The leases of the Grevilles referred to above show that certain houses in Alcester had 'hemplotts' attached to them. This was particularly so in Bleachfield St and come to light in the numerous leases in the early 17th c. after a disastrous fire had wrecked many of the cottages for example, in 1625, 'Lord Brooke, Baron of Beauchampscourte to John Robinson of Alcester, inholder, of a barn and hemplott in 'Blechfylde'; and in the same year to Henry Burte and John Parsons, cottages damaged by fire and hemplotts. F rom 1615 to 1658 a cottage leased in Butter, St. had attached to it a hemplott in Evesham Road. From 1662 to 1722 a house in Butter St. with a hemp close probably the same cottage. A 'hemp pleck' in 1685 is described as next to Malt Mill Lane. There were probably others in Alcester not described in the leases but it seems that the hemplotts were scattered over the township wherever there were small enclosures. The Alcester manor court rolls have no such strictures as those of
Oversley: there is one entry of interest in 1694 which forbids Joseph Ancox to keep flax or hemp in his house or barn and orders him not to 'swingle' it (i.e. to dress by heating) Perhaps other hemp or flax stores had been destroyed by fire.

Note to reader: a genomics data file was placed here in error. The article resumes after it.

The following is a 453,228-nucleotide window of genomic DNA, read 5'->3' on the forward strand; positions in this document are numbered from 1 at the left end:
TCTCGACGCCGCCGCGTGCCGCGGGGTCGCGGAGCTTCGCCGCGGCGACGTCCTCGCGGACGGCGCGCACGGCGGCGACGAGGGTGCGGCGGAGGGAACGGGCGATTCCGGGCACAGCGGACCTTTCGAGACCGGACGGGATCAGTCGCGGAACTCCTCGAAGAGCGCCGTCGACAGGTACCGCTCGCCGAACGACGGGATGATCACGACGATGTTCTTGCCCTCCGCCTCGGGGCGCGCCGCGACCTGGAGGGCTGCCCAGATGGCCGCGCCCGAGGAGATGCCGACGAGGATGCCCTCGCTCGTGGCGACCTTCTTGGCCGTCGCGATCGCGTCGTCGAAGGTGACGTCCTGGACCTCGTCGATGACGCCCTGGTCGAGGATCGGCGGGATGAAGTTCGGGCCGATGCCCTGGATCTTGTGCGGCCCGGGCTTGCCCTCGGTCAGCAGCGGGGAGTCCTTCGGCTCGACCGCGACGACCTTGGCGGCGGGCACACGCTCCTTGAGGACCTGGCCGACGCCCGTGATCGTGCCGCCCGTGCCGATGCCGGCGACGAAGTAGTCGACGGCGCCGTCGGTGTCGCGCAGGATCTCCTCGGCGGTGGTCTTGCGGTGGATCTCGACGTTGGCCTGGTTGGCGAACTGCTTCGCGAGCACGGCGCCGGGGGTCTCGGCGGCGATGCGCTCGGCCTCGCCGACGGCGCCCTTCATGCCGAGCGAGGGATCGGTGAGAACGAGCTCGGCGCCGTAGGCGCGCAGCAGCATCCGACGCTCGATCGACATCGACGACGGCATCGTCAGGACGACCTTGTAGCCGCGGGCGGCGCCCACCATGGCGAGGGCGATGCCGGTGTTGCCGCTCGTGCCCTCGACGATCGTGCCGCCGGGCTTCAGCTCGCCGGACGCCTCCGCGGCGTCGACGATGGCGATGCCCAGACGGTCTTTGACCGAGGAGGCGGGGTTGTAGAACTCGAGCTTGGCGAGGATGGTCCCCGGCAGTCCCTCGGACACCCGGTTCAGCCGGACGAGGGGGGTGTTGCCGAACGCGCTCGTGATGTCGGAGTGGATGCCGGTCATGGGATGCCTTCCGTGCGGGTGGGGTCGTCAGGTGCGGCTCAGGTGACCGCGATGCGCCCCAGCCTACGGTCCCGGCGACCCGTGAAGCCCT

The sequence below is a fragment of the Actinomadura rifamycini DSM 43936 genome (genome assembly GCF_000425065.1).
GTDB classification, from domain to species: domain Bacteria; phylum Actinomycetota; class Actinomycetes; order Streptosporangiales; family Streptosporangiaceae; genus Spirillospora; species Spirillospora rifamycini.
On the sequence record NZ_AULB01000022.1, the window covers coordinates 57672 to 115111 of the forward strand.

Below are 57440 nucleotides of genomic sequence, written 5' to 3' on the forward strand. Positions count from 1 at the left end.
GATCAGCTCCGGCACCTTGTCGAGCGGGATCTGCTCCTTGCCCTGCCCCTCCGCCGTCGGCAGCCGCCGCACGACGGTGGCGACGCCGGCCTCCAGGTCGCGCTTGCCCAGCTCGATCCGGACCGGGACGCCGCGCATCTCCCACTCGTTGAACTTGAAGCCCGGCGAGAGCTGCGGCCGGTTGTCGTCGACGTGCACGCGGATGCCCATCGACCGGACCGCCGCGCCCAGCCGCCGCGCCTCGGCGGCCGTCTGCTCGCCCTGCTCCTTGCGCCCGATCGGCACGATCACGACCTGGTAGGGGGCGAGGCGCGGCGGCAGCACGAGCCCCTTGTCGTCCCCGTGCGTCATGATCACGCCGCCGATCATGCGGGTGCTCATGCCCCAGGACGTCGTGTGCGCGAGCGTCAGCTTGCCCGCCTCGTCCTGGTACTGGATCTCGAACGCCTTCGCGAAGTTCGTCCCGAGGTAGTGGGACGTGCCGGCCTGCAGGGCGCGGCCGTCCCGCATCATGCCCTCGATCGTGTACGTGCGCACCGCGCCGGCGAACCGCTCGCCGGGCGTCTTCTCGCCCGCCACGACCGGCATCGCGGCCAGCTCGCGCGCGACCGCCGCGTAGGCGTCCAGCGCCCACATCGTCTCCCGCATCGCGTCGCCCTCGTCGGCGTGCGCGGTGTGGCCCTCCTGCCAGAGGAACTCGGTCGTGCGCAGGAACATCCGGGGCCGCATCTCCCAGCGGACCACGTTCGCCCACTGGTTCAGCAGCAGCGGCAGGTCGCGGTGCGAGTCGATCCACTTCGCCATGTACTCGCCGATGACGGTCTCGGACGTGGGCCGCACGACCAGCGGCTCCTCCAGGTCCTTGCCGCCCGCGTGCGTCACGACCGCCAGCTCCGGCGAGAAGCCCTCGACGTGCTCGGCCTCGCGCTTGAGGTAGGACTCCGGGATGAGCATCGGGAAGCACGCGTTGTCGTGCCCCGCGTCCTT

Hemplots are seen in the records of other parishes in the area, e g. in Kinwarton in 1630, where Widow Powler had a house, garden and hempland, while the 1630s in Spernall saw several people upbraided for washing hemp in the River Arrow. The references are usually from the 17th century. Perhaps, after then, the custom of the peasantry wearing course, hemp, woven clothing gave way to wool and flax. There are no references to hemp being used for spinning ropes but it is interesting to note that under the Averills from the late 18th century and well into the 19th a rope industry flourished in Alcester. Whereas the possibility exists that growing and spinning hemp were secondary occupations for a number of people, there are few examples of 'hempdressing' as the main occupation of any individual. In the Alcester wills examined by the Society only Robert Matthews in 1662 is styled 'hempdresser'. He was able to leave various small annual monetary bequests to 12 nephews and nieces so he must have made a modest living from his hemp. After the 17th century many houses locally had gardens and orchards attached to them; one cannot but think that some of these orchards had been planted on earlier hemplands.
An article by Gwen Vessey in 'The Countryman' for Winter l989, speaking of Suffolk in the early 18th century, refers to two cottagers who followed the example of their parson and made their hemp lands into gardens, one fencing his and making a strawberry yard. The writer suggests that either the market price for hemp had dropped or that the retting in the retting pit nearby was too much trouble as people grew older. No doubt, around here there were many reasons why hemp lost its popularity but three or four centuries ago it was a marked feature of local life.
Autumn 1990 Index
© Alcester & District Local History Society 1990